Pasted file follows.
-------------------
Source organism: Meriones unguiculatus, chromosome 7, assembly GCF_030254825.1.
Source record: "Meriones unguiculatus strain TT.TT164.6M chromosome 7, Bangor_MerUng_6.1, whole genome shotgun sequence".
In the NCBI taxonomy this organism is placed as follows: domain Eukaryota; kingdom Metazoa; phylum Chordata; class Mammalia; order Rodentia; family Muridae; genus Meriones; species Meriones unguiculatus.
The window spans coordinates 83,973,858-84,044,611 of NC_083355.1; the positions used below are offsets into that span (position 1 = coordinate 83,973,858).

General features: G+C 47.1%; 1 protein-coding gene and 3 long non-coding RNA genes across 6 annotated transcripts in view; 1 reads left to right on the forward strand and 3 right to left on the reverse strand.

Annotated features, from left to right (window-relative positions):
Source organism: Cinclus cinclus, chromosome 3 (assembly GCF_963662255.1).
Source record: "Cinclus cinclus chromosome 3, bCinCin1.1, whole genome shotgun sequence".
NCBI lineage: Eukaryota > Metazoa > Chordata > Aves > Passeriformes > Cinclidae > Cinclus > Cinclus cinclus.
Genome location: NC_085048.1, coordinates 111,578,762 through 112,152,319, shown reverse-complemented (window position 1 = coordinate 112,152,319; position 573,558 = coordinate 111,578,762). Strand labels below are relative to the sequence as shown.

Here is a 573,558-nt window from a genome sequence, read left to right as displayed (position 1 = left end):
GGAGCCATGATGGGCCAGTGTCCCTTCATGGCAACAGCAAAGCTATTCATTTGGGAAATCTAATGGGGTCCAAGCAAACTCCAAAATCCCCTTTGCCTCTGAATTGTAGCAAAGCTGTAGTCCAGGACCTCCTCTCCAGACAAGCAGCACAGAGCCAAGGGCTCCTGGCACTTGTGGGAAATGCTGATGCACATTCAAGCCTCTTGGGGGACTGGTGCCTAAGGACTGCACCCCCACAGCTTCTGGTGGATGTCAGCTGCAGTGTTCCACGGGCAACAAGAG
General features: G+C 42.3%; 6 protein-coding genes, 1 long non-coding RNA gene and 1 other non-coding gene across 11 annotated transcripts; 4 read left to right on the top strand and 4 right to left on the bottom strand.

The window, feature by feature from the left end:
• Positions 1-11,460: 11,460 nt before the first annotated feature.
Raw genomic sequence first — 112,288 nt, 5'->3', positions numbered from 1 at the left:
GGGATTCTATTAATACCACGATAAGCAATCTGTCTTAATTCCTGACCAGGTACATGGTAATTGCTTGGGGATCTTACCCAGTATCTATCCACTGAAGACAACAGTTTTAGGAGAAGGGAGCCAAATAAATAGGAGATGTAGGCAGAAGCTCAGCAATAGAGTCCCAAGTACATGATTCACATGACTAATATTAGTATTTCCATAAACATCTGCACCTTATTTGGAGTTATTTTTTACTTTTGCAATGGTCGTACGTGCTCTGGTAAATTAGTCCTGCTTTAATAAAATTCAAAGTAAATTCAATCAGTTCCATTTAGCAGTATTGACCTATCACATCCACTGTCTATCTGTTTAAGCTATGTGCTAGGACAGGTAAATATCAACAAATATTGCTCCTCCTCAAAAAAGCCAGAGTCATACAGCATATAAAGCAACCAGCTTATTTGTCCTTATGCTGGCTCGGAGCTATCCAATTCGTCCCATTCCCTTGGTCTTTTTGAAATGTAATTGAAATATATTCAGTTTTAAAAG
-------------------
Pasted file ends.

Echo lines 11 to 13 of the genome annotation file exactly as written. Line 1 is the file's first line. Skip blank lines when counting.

Here is a 573,558-nt window from a genome sequence, read left to right as displayed (position 1 = left end):
GGAGCCATGATGGGCCAGTGTCCCTTCATGGCAACAGCAAAGCTATTCATTTGGGAAATCTAATGGGGTCCAAGCAAACTCCAAAATCCCCTTTGCCTCTGAATTGTAGCAAAGCTGTAGTCCAGGACCTCCTCTCCAGACAAGCAGCACAGAGCCAAGGGCTCCTGGCACTTGTGGGAAATGCTGATGCACATTCAAGCCTCTTGGGGGACTGGTGCCTAAGGACTGCACCCCCACAGCTTCTGGTGGATGTCAGCTGCAGTGTTCCACGGGCAACAAGAG
General features: G+C 42.3%; 6 protein-coding genes, 1 long non-coding RNA gene and 1 other non-coding gene across 11 annotated transcripts; 4 read left to right on the top strand and 4 right to left on the bottom strand.